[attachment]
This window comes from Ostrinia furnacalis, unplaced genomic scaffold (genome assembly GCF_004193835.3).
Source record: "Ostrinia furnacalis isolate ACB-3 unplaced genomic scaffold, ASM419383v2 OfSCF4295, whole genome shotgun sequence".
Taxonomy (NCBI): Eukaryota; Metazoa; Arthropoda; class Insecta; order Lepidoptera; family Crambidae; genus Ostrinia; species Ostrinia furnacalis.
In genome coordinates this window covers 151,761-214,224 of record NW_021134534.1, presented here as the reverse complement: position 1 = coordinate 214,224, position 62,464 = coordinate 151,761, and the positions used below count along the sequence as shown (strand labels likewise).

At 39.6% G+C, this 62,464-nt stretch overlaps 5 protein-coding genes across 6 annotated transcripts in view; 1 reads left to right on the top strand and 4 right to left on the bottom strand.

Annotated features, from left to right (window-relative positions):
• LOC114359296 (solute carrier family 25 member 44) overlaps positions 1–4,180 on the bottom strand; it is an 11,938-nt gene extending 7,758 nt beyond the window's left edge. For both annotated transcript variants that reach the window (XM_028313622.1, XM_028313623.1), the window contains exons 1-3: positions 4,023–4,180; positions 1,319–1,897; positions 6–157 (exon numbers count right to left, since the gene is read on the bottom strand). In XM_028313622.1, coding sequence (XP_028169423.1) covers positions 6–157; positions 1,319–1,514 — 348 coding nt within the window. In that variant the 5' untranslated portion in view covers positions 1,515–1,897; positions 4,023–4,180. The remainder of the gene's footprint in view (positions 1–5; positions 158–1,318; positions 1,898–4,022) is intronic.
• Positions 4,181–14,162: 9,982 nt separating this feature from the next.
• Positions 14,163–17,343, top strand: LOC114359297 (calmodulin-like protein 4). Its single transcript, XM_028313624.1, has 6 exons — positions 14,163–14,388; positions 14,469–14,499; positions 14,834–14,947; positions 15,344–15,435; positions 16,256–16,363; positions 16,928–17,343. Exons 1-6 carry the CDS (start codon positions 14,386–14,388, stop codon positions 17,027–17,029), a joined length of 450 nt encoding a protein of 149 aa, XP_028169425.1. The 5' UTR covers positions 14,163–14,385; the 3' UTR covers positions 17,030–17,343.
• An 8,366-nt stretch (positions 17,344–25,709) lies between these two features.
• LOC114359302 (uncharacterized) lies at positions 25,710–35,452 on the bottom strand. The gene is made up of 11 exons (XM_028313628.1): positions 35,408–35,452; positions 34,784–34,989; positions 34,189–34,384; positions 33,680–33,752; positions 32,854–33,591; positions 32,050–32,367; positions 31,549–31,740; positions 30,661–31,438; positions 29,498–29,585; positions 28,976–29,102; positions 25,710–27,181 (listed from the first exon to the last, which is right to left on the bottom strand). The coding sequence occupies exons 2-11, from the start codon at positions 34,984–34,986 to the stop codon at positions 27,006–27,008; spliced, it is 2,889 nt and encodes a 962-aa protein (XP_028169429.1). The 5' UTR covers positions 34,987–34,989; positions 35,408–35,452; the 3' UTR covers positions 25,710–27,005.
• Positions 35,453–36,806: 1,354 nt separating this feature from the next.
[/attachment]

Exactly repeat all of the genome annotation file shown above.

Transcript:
This window comes from Ostrinia furnacalis, unplaced genomic scaffold (genome assembly GCF_004193835.3).
Source record: "Ostrinia furnacalis isolate ACB-3 unplaced genomic scaffold, ASM419383v2 OfSCF4295, whole genome shotgun sequence".
Taxonomy (NCBI): Eukaryota; Metazoa; Arthropoda; class Insecta; order Lepidoptera; family Crambidae; genus Ostrinia; species Ostrinia furnacalis.
In genome coordinates this window covers 151,761-214,224 of record NW_021134534.1, presented here as the reverse complement: position 1 = coordinate 214,224, position 62,464 = coordinate 151,761, and the positions used below count along the sequence as shown (strand labels likewise).

At 39.6% G+C, this 62,464-nt stretch overlaps 5 protein-coding genes across 6 annotated transcripts in view; 1 reads left to right on the top strand and 4 right to left on the bottom strand.

Annotated features, from left to right (window-relative positions):
• LOC114359296 (solute carrier family 25 member 44) overlaps positions 1–4,180 on the bottom strand; it is an 11,938-nt gene extending 7,758 nt beyond the window's left edge. For both annotated transcript variants that reach the window (XM_028313622.1, XM_028313623.1), the window contains exons 1-3: positions 4,023–4,180; positions 1,319–1,897; positions 6–157 (exon numbers count right to left, since the gene is read on the bottom strand). In XM_028313622.1, coding sequence (XP_028169423.1) covers positions 6–157; positions 1,319–1,514 — 348 coding nt within the window. In that variant the 5' untranslated portion in view covers positions 1,515–1,897; positions 4,023–4,180. The remainder of the gene's footprint in view (positions 1–5; positions 158–1,318; positions 1,898–4,022) is intronic.
• Positions 4,181–14,162: 9,982 nt separating this feature from the next.
• Positions 14,163–17,343, top strand: LOC114359297 (calmodulin-like protein 4). Its single transcript, XM_028313624.1, has 6 exons — positions 14,163–14,388; positions 14,469–14,499; positions 14,834–14,947; positions 15,344–15,435; positions 16,256–16,363; positions 16,928–17,343. Exons 1-6 carry the CDS (start codon positions 14,386–14,388, stop codon positions 17,027–17,029), a joined length of 450 nt encoding a protein of 149 aa, XP_028169425.1. The 5' UTR covers positions 14,163–14,385; the 3' UTR covers positions 17,030–17,343.
• An 8,366-nt stretch (positions 17,344–25,709) lies between these two features.
• LOC114359302 (uncharacterized) lies at positions 25,710–35,452 on the bottom strand. The gene is made up of 11 exons (XM_028313628.1): positions 35,408–35,452; positions 34,784–34,989; positions 34,189–34,384; positions 33,680–33,752; positions 32,854–33,591; positions 32,050–32,367; positions 31,549–31,740; positions 30,661–31,438; positions 29,498–29,585; positions 28,976–29,102; positions 25,710–27,181 (listed from the first exon to the last, which is right to left on the bottom strand). The coding sequence occupies exons 2-11, from the start codon at positions 34,984–34,986 to the stop codon at positions 27,006–27,008; spliced, it is 2,889 nt and encodes a 962-aa protein (XP_028169429.1). The 5' UTR covers positions 34,987–34,989; positions 35,408–35,452; the 3' UTR covers positions 25,710–27,005.
• Positions 35,453–36,806: 1,354 nt separating this feature from the next.